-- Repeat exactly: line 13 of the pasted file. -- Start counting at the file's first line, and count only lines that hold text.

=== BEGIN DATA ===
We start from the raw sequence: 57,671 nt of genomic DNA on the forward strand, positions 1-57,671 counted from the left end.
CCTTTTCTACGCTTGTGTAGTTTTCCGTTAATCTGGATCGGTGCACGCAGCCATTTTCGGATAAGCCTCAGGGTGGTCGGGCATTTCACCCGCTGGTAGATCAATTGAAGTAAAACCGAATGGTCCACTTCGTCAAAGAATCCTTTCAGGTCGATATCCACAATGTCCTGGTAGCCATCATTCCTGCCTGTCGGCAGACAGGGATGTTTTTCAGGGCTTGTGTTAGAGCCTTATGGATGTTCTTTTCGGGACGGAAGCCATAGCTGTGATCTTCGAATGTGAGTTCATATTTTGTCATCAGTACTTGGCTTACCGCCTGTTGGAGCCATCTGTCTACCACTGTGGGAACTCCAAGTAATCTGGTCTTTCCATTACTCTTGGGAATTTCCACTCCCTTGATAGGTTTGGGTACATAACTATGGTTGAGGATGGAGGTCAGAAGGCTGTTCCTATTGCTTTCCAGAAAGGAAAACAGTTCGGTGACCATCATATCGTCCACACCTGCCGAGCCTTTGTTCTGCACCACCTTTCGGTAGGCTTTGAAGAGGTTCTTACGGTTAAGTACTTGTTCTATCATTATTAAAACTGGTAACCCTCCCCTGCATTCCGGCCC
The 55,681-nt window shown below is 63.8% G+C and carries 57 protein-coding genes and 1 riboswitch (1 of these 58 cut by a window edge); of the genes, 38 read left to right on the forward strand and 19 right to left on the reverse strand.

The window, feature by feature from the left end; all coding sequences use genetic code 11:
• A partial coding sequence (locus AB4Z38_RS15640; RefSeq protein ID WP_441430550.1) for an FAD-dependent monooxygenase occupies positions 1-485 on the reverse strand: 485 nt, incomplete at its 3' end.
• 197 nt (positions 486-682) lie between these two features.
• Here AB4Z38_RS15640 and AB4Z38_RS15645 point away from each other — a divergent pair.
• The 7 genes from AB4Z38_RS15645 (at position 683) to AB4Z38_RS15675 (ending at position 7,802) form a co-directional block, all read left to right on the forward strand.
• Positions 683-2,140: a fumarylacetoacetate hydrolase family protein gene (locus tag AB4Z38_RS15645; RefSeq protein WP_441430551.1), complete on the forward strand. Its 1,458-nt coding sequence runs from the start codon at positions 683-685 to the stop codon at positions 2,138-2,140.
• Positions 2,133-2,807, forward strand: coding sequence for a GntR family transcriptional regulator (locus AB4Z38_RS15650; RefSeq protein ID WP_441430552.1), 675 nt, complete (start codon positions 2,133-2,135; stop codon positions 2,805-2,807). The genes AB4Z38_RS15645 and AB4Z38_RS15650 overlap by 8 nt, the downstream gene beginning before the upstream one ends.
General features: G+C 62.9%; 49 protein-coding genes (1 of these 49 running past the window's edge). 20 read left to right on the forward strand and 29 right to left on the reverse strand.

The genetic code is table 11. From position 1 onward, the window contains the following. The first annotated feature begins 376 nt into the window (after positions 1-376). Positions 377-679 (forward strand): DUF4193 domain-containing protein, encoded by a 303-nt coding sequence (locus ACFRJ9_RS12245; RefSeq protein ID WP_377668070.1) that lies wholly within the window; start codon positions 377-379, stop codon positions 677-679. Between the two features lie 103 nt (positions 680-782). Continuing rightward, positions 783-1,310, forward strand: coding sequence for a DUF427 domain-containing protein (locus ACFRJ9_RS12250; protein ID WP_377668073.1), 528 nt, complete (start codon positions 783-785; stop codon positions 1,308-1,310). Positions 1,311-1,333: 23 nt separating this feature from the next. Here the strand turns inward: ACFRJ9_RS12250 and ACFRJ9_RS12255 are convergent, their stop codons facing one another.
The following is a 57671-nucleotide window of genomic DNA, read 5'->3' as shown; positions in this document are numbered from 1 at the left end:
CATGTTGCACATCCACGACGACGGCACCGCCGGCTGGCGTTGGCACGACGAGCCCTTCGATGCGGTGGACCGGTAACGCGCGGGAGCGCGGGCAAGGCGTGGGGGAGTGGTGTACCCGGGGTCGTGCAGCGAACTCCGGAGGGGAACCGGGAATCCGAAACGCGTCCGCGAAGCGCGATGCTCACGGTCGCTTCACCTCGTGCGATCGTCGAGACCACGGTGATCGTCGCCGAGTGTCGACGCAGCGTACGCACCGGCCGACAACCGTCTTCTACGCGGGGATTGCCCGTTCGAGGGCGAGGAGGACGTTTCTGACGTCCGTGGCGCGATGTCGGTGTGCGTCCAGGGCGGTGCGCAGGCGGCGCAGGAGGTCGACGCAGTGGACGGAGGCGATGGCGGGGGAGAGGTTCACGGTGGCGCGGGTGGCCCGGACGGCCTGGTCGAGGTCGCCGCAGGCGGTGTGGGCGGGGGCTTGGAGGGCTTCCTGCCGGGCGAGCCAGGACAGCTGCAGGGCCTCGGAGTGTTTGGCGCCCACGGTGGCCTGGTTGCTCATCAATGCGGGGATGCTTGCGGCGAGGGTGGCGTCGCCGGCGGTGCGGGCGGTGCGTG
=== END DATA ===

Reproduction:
The following is a 57671-nucleotide window of genomic DNA, read 5'->3' as shown; positions in this document are numbered from 1 at the left end: